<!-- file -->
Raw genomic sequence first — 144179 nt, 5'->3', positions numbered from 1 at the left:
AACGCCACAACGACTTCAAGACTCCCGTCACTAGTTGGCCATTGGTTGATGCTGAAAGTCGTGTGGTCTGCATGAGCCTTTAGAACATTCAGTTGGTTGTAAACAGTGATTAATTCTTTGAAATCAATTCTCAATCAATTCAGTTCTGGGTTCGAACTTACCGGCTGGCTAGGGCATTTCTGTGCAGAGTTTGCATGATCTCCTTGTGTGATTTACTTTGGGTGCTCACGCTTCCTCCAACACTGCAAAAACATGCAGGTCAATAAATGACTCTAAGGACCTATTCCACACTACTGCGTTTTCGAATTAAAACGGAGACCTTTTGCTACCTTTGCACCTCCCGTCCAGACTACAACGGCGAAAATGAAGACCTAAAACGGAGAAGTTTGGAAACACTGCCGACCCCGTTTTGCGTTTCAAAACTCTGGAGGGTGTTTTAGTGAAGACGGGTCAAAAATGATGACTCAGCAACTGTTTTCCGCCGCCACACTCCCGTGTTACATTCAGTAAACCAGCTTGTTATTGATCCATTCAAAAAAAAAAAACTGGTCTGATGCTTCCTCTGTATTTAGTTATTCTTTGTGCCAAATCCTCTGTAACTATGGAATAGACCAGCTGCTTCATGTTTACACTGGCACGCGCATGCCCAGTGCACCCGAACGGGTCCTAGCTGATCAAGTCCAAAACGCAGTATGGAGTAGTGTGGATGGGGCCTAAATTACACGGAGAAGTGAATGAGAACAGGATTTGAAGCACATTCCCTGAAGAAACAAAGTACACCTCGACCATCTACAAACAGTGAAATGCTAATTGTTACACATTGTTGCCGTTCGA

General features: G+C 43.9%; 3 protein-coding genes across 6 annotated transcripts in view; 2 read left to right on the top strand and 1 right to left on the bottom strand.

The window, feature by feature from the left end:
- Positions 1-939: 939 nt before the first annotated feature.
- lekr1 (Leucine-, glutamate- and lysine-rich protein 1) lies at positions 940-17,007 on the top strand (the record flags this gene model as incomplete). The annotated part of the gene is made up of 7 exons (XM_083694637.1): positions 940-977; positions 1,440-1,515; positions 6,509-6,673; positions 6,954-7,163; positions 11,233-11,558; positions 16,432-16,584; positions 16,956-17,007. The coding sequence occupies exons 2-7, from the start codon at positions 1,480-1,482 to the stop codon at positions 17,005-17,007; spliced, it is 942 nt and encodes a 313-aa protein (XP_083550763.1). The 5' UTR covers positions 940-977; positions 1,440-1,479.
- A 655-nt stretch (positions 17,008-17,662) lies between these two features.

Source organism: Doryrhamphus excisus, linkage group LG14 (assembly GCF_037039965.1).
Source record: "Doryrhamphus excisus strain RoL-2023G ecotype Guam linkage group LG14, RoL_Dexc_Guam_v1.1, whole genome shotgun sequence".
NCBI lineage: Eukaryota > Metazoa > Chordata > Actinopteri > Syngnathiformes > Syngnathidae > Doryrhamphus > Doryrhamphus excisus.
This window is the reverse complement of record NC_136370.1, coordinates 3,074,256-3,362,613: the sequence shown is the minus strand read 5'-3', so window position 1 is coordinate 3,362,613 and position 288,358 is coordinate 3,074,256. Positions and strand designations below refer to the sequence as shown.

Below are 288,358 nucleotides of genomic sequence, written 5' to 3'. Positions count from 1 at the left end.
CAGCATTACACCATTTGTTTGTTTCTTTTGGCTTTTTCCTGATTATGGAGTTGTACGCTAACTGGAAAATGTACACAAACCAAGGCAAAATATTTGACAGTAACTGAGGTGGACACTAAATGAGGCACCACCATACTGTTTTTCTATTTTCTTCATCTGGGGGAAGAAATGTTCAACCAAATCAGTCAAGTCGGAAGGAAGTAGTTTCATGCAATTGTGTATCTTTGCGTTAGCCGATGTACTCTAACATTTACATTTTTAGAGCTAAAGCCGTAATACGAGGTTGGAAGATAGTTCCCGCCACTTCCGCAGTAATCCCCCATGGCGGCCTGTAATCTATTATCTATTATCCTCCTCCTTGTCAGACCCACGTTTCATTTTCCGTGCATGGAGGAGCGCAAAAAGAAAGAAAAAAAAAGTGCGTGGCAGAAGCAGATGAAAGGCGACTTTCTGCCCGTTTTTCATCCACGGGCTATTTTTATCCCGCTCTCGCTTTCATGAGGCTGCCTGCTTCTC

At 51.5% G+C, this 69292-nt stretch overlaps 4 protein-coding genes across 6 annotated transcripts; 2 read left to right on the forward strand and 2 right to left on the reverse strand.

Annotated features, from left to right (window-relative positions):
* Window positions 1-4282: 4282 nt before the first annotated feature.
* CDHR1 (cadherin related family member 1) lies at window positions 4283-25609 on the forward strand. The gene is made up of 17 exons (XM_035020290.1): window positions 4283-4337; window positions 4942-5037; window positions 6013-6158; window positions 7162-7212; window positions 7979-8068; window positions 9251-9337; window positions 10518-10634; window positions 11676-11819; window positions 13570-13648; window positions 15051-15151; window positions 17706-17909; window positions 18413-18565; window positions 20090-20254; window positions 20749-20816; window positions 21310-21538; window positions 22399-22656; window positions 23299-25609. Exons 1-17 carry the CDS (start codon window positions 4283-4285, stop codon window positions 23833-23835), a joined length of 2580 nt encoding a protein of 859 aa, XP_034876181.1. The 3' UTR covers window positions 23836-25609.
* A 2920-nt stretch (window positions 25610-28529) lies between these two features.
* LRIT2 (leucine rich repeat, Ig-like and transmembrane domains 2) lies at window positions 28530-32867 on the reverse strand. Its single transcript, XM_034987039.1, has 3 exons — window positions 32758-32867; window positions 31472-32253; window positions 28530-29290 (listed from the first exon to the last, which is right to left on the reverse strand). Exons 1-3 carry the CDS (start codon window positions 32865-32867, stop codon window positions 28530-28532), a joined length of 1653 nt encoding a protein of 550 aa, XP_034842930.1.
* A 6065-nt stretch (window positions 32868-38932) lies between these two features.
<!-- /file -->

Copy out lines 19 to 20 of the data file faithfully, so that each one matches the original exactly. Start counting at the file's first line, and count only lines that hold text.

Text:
* LRIT2 (leucine rich repeat, Ig-like and transmembrane domains 2) lies at window positions 28530-32867 on the reverse strand. Its single transcript, XM_034987039.1, has 3 exons — window positions 32758-32867; window positions 31472-32253; window positions 28530-29290 (listed from the first exon to the last, which is right to left on the reverse strand). Exons 1-3 carry the CDS (start codon window positions 32865-32867, stop codon window positions 28530-28532), a joined length of 1653 nt encoding a protein of 550 aa, XP_034842930.1.
* A 6065-nt stretch (window positions 32868-38932) lies between these two features.